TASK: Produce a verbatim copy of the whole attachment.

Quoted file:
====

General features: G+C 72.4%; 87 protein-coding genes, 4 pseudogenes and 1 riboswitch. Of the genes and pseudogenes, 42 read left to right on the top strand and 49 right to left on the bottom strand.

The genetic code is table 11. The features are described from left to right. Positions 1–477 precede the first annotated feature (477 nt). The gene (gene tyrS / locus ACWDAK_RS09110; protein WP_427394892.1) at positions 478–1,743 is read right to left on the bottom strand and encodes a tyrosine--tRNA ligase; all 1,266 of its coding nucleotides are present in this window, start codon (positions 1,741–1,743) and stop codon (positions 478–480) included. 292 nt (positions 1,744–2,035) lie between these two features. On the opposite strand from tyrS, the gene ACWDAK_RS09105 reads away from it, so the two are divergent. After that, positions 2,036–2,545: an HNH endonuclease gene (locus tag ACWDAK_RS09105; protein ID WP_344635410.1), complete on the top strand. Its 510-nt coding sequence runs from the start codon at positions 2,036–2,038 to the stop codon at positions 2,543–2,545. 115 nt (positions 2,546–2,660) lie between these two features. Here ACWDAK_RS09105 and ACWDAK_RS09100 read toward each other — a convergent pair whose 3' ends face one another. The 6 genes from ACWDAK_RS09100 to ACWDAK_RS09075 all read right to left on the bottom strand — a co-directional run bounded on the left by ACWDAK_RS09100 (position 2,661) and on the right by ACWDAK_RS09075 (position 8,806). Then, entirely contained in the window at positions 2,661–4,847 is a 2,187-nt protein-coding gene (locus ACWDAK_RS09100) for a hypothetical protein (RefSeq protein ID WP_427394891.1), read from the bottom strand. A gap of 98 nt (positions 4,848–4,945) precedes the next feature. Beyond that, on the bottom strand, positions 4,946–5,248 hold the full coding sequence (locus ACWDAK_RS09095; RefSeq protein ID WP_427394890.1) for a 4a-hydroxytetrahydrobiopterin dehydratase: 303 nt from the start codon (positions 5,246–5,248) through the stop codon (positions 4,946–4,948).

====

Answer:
General features: G+C 72.4%; 87 protein-coding genes, 4 pseudogenes and 1 riboswitch. Of the genes and pseudogenes, 42 read left to right on the top strand and 49 right to left on the bottom strand.

The genetic code is table 11. The features are described from left to right. Positions 1–477 precede the first annotated feature (477 nt). The gene (gene tyrS / locus ACWDAK_RS09110; protein WP_427394892.1) at positions 478–1,743 is read right to left on the bottom strand and encodes a tyrosine--tRNA ligase; all 1,266 of its coding nucleotides are present in this window, start codon (positions 1,741–1,743) and stop codon (positions 478–480) included. 292 nt (positions 1,744–2,035) lie between these two features. On the opposite strand from tyrS, the gene ACWDAK_RS09105 reads away from it, so the two are divergent. After that, positions 2,036–2,545: an HNH endonuclease gene (locus tag ACWDAK_RS09105; protein ID WP_344635410.1), complete on the top strand. Its 510-nt coding sequence runs from the start codon at positions 2,036–2,038 to the stop codon at positions 2,543–2,545. 115 nt (positions 2,546–2,660) lie between these two features. Here ACWDAK_RS09105 and ACWDAK_RS09100 read toward each other — a convergent pair whose 3' ends face one another. The 6 genes from ACWDAK_RS09100 to ACWDAK_RS09075 all read right to left on the bottom strand — a co-directional run bounded on the left by ACWDAK_RS09100 (position 2,661) and on the right by ACWDAK_RS09075 (position 8,806). Then, entirely contained in the window at positions 2,661–4,847 is a 2,187-nt protein-coding gene (locus ACWDAK_RS09100) for a hypothetical protein (RefSeq protein ID WP_427394891.1), read from the bottom strand. A gap of 98 nt (positions 4,848–4,945) precedes the next feature. Beyond that, on the bottom strand, positions 4,946–5,248 hold the full coding sequence (locus ACWDAK_RS09095; RefSeq protein ID WP_427394890.1) for a 4a-hydroxytetrahydrobiopterin dehydratase: 303 nt from the start codon (positions 5,246–5,248) through the stop codon (positions 4,946–4,948).